Ah yes! Once again the subject of graffiti and it's controversial status appears now in article form. However, instead of deeply pursuing the ever existing debate of whether it is right or wrong, I will expand more so here on how it can be applied to model freight cars in a realistic manner in 1/87 scale.
If we review graffiti and it's brief history in being associated with railroading, we’ll find that originally it was used by transients to mark their destinations and make their presence known throughout the many hours and miles of travel via rolling stock. You'll find that graffiti in the days of the U.S. depression of the 1930's was nothing more elaborate than simple drawings done in chalk above the boxcar door tracks and along the lower car body sill. The small chalk "tag" was a way for the transient or hobo of yesteryear to denote an air of dominance within certain railroading regions or for the most part his expeditions. Nationwide, many names became famous throughout the decades from being scribbled upon railcars. Any historical rail fan can tell you that names such as Herbie, with his signature sombrero-ed man resting in slumber against a palm tree, was one of the most recognized chalk tags. So were names like Bozo Texino, Big Al and many others. These names became a common sight upon trains throughout the early years up into the latter 1970's. ( I can personally account for seeing these small scribbles back in my early years of rail fanning. Especially, the Herbie tag. It always amazed me how many trains I saw pass by with this particular name written on not just one but numerous cars within a long manifest.) These small chalk graffiti drawings would soon evaporate into hobo jungles and railroading archives at the dawn of the 1980's. This was the decade when graffiti would take on drastic changes.
Sadly, the now historic chalk drawings by some of the earlier rail tramps have been long plastered over and are rarely seen. During this new decade spray paint graffiti artists would emerge. This new era saw drastic changes in style and reason behind the applications of contemporary artists. From the mid 1980's until the present, graffiti has literally exploded into a rolling media by some extremely talented "rattle can" Picasso's.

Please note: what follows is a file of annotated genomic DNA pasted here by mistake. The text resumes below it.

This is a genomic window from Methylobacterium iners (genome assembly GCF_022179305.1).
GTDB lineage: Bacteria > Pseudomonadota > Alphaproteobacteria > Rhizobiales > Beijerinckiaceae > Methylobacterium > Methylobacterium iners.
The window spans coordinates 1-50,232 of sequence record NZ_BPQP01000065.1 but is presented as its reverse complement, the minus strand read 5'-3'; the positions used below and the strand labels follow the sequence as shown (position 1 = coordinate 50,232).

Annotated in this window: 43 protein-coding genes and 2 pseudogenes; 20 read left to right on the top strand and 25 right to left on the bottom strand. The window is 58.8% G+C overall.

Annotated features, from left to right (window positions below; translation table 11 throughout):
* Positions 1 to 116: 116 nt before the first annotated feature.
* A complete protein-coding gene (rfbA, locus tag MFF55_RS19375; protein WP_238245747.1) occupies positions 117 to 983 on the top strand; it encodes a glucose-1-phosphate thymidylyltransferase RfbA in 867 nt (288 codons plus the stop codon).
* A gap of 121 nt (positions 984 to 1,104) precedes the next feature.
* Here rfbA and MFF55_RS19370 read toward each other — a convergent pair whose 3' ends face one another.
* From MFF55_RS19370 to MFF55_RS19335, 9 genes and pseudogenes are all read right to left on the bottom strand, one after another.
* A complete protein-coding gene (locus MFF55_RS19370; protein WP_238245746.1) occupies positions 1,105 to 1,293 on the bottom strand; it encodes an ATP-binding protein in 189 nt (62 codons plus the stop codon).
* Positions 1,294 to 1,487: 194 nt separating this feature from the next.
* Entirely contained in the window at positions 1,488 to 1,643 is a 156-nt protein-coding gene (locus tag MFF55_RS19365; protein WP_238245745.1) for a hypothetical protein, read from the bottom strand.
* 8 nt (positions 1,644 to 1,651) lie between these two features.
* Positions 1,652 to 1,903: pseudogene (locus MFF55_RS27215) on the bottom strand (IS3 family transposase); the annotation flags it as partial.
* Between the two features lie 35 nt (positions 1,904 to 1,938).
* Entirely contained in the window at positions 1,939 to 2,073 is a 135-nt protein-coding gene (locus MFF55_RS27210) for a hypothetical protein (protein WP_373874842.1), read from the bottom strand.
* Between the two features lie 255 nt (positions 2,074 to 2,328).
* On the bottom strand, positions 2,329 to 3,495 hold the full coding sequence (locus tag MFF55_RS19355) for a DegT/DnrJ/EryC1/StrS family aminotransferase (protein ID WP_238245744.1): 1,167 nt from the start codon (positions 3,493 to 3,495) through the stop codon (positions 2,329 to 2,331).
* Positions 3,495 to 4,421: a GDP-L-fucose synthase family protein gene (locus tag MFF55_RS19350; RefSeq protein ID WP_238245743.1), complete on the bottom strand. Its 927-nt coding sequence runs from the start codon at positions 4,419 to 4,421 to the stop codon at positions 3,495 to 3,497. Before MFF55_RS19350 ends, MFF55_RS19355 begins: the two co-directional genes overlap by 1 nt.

Without delving too deeply into that age old debate, I used to view graffiti as an act of destruction and blatant disrespect to private property. Which, lawfully speaking, it should be strictly construed as such. However, with lax railroad security, these cars are getting worked on by some very talented artists. Legacies are being forged through these prersonal stamps of expression. When the day finally dawns on the absolute abolishment of graffiti, it will become historical. So yes, I personally view some of it as master works of art, regardless of each tags personal significance. Therefore, I have embarked on a journey for the past two years to replicate in my weathered model freight cars all the glory of what contemporary graffiti has become.
With history and views being pretty well covered, I will now spend the rest of this article describing what methods I use to replicate my model freight cars. I have been approached many times in weathering forums and in written correspondence by people asking how I apply realistic looking graffiti to my models. I have no issues with sharing with others the techniques of how I exact the numerous tags to my cars.
I will begin by covering what medium I prefer. The first thing I must say is, LOSE THE GEL PENS PEOPLE!!! These pens, though convenient, are nothing more than a quick shortcut to creating a tag! Most prototype railcar tags have been on the car for a period of time and most of them lack the fresh painted look you get with these pens. This is very, very important to keep in mind. Gel pens do nothing more than give the tag an unrealistic look. The paint in these pens is too vibrant. You're going to want to weather your finished tag to some degree and I feel this is a good mindset to get into before you get started.
Personally, I prefer working from prototype railcar photos. I want a 100% realistic looking car so why would I not want a 100% realistic looking tag? I've seen many model weatherers do this; create a beautifully weathered prototype model and then botch the entire car by applying decal tags or worse, using gel pens, sharpie markers or other quick method forms of pens....I’ll reiterate it now!...LOSE THE PENS!
Some of you may want to draw the outline of the tag on your model with a pencil first. This is okay but be advised, this method, when used with water based acrylics or any other water based paint may cause the pencil lead to bleed into the tag. Especially if it is a light colored tag. I prefer to just freehand my tags. Starting at the model's extreme left, I will visually find certain characteristics on the model to use as guides and as parallels to work the tag from left to right. For instance, if there is a certain number in the reporting mark on the prototype and the model and if a certain part of the tag I'm replicating lines up on that particular number, I can assure that my tag is correctly being applied.